Mr. Biden faces an unusual political dynamic: He is seeking to run against President Trump, who has his own heavy baggage and record of divisive positions and remarks. Yet Mr. Trump’s supporters have appeared willing to forgive or look past the president’s political troubles. Mr. Biden may be leading in the polls, but he faces a Democratic electorate that is far from sold on his candidacy and may not be willing to shrug off ghosts from his past — especially when Mr. Biden himself keeps bringing them up.

“He’s already looking ahead to the general election,” said Adrianne Shropshire, the executive director of BlackPAC, a political advocacy group. “White swing voters may be persuaded by his ability to work across the aisle with segregationists. But that’s not an argument that’s going to work for black Democratic primary voters.”

The remarks also raised questions about Mr. Biden’s political instincts as even allies privately said he could have made a similar argument about his amicable dealings with people who held opposing views without extolling his relationship with notorious segregationists.

One of the Biden campaign’s operating assumptions is that Democratic voters are more interested in bipartisanship than the loudest progressive voices on Twitter would suggest — but some allies implied Wednesday that Mr. Biden’s references overshadowed the broader point about civility he was trying to make.

Some pointed to moderate Republicans like the former Senators Bob Dole of Kansas or John McCain of Arizona — for whom Mr. Biden delivered an emotional eulogy last summer — as better names to mention, a discussion that came up internally.

In a separate sign of possible turbulence for Mr. Biden’s candidacy, his campaign experienced the first departure of a prominent political consultant. Mark Putnam, a high-profile Democratic strategist and producer of television ads, confirmed in a brief phone call that he had recently left Mr. Biden’s campaign.

Mr. Putnam declined to address the reasons for his departure, though they did not appear to be related to Mr. Biden’s struggles over the last few weeks concerning abortion rights and race.

“I wish the vice president well,” Mr. Putnam said.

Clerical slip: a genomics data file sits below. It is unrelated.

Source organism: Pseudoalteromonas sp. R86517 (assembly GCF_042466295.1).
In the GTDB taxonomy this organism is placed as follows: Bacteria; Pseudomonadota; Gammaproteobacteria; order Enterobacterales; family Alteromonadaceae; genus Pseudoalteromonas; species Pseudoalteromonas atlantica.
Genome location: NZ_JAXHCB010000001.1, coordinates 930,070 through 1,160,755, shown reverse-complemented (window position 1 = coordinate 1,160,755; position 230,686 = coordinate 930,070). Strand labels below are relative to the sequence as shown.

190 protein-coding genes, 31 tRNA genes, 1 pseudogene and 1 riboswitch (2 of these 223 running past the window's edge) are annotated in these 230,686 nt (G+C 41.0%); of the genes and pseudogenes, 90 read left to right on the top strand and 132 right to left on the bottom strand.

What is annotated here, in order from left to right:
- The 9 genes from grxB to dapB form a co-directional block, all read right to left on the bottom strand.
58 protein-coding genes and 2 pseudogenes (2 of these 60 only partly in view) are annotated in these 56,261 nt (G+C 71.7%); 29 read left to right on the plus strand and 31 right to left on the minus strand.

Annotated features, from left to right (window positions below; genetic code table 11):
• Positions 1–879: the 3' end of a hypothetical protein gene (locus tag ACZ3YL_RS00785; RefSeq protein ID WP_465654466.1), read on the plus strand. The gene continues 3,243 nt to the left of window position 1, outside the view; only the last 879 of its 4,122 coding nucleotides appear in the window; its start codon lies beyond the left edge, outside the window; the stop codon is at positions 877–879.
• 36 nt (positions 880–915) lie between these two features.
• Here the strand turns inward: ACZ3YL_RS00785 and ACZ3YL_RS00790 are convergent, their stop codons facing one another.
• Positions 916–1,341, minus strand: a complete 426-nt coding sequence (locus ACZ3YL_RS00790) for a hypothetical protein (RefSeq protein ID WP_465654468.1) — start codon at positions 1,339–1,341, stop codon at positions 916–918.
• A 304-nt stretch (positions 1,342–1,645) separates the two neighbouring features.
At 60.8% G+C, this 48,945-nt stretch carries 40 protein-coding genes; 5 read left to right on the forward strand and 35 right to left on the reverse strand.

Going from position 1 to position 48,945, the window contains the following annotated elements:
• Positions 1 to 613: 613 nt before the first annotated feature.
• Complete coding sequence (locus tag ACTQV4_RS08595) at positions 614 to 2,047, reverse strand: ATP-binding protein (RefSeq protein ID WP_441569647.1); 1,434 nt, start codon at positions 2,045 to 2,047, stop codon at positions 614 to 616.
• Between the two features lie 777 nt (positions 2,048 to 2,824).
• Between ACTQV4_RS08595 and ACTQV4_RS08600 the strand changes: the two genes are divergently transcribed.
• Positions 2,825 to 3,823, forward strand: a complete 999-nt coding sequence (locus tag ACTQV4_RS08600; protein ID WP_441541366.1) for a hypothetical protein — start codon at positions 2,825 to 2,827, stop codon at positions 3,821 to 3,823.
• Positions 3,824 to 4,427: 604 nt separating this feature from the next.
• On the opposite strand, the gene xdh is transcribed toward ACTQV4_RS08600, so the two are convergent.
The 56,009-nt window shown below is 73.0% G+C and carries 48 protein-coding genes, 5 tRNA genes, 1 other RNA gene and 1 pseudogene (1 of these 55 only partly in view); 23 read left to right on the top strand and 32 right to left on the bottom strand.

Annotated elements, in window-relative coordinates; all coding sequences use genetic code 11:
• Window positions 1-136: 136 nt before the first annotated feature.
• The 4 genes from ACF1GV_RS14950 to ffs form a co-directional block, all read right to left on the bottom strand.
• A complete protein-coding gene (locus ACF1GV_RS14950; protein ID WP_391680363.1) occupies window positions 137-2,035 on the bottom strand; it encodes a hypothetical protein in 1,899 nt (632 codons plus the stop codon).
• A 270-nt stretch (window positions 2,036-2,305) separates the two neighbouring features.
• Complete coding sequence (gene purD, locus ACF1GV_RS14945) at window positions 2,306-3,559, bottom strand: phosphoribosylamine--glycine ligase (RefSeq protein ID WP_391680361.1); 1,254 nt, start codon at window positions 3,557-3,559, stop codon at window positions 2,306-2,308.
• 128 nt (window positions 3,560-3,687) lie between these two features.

Several advisers to Mr. Biden made a concerted public effort to explain and justify his remarks, saying that he was not praising segregationists but rather making a point about working with people with whom one disagrees.

But a number of Mr. Biden’s advisers used language about Mr. Eastland and Mr. Talmadge that was far harsher than Mr. Biden’s remarks on Tuesday.

Anita Dunn, a veteran Democratic operative, appeared on MSNBC on Wednesday afternoon to cast the segregationist senators as men Mr. Biden had long disagreed with on fundamental issues. She noted in particular Mr. Biden’s clashes with Mr. Eastland over the Voting Rights Act. Despite those differences, she argued, “There was civility involved.”

But she did not walk back his references to the two senators, which, as she said, Mr. Biden has made for years.

Mr. Biden had a similarly mixed relationship with Strom Thurmond, a South Carolina Republican with a history of racist views who was a key figure on the Senate Judiciary Committee in the 1980s and 1990s.

Though Mr. Biden and Mr. Thurmond had several disagreements over civil rights, they worked closely on crime legislation in the 1980s and 1990s. In 1997, Mr. Biden effusively praised him, including glowing words for Thurmond’s life before public office.

“Long before he was a committee chairman; indeed long before he came to the Senate so many years ago, Strom Thurmond was the consummate public servant,” Mr. Biden said.

Mr. Biden punctuated his speech with a joke: “Though he holds the record for the Senate’s longest filibuster, Strom Thurmond is a doer rather than a talker.”

He left out what Mr. Thurmond was filibustering when he set the record: the Civil Rights Act of 1957, which established the Department of Justice’s Civil Rights Division.

A number of prominent African-American lawmakers and community leaders came to Mr. Biden’s defense on Wednesday.

“I don’t see anything different in what Biden said to what we all do over here,” Mr. Clyburn said. “He didn’t say anything more than I would say to describe my work with Strom Thurmond and a few others.”

Mr. Clyburn, who participated in civil rights demonstrations in the 1960s and 1970s, said that Democrats of his generation needed to develop working relationships with segregationist Southern politicians like Thurmond, his state’s longtime senator.

The Rev. Joseph Darby, an influential African-American pastor from South Carolina — a state where polls show Mr. Biden with a commanding lead, currently, among black voters — dismissed the notion that Mr. Biden should apologize.

“People look at his overall record rather than cherry-picking some of the things he says,” said Mr. Darby, a longtime ally of Mr. Biden’s who also spoke positively about Ms. Harris and Ms. Warren. “They weren’t the examples I would use, but I don’t think that merits an apology. He was talking about the way the Senate used to work. That’s the way the Senate used to work.”